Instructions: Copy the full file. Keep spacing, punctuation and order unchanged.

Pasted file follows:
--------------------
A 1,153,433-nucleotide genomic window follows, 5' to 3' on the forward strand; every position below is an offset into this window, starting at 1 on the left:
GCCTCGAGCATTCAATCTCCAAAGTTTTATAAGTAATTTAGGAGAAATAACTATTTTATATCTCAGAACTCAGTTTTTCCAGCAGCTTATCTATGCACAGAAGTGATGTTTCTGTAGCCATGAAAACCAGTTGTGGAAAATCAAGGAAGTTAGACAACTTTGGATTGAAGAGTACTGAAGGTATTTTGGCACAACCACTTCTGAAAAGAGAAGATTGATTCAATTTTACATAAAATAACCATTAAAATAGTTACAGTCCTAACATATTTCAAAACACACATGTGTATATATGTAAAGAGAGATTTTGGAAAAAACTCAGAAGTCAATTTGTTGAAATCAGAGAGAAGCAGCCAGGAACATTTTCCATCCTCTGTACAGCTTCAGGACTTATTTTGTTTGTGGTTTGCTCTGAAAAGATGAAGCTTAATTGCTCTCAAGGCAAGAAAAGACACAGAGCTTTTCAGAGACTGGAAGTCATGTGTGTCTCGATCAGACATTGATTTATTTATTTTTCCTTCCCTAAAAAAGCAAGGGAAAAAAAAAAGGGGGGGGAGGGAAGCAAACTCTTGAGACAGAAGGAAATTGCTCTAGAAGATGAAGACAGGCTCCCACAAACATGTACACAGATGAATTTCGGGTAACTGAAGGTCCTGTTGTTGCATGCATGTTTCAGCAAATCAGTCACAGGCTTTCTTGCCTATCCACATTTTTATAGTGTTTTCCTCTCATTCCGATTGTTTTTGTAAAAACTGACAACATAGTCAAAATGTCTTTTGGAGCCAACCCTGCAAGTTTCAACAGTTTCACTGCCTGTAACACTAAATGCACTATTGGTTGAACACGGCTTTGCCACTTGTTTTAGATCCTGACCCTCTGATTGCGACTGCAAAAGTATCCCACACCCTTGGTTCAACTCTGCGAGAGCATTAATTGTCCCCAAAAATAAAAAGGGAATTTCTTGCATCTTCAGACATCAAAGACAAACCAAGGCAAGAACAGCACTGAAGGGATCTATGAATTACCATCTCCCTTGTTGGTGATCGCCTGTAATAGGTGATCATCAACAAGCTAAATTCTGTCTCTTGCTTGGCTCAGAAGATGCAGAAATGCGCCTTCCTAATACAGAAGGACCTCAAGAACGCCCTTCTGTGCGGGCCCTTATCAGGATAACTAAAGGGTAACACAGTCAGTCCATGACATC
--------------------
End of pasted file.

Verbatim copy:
A 1,153,433-nucleotide genomic window follows, 5' to 3' on the forward strand; every position below is an offset into this window, starting at 1 on the left:
GCCTCGAGCATTCAATCTCCAAAGTTTTATAAGTAATTTAGGAGAAATAACTATTTTATATCTCAGAACTCAGTTTTTCCAGCAGCTTATCTATGCACAGAAGTGATGTTTCTGTAGCCATGAAAACCAGTTGTGGAAAATCAAGGAAGTTAGACAACTTTGGATTGAAGAGTACTGAAGGTATTTTGGCACAACCACTTCTGAAAAGAGAAGATTGATTCAATTTTACATAAAATAACCATTAAAATAGTTACAGTCCTAACATATTTCAAAACACACATGTGTATATATGTAAAGAGAGATTTTGGAAAAAACTCAGAAGTCAATTTGTTGAAATCAGAGAGAAGCAGCCAGGAACATTTTCCATCCTCTGTACAGCTTCAGGACTTATTTTGTTTGTGGTTTGCTCTGAAAAGATGAAGCTTAATTGCTCTCAAGGCAAGAAAAGACACAGAGCTTTTCAGAGACTGGAAGTCATGTGTGTCTCGATCAGACATTGATTTATTTATTTTTCCTTCCCTAAAAAAGCAAGGGAAAAAAAAAAGGGGGGGGAGGGAAGCAAACTCTTGAGACAGAAGGAAATTGCTCTAGAAGATGAAGACAGGCTCCCACAAACATGTACACAGATGAATTTCGGGTAACTGAAGGTCCTGTTGTTGCATGCATGTTTCAGCAAATCAGTCACAGGCTTTCTTGCCTATCCACATTTTTATAGTGTTTTCCTCTCATTCCGATTGTTTTTGTAAAAACTGACAACATAGTCAAAATGTCTTTTGGAGCCAACCCTGCAAGTTTCAACAGTTTCACTGCCTGTAACACTAAATGCACTATTGGTTGAACACGGCTTTGCCACTTGTTTTAGATCCTGACCCTCTGATTGCGACTGCAAAAGTATCCCACACCCTTGGTTCAACTCTGCGAGAGCATTAATTGTCCCCAAAAATAAAAAGGGAATTTCTTGCATCTTCAGACATCAAAGACAAACCAAGGCAAGAACAGCACTGAAGGGATCTATGAATTACCATCTCCCTTGTTGGTGATCGCCTGTAATAGGTGATCATCAACAAGCTAAATTCTGTCTCTTGCTTGGCTCAGAAGATGCAGAAATGCGCCTTCCTAATACAGAAGGACCTCAAGAACGCCCTTCTGTGCGGGCCCTTATCAGGATAACTAAAGGGTAACACAGTCAGTCCATGACATC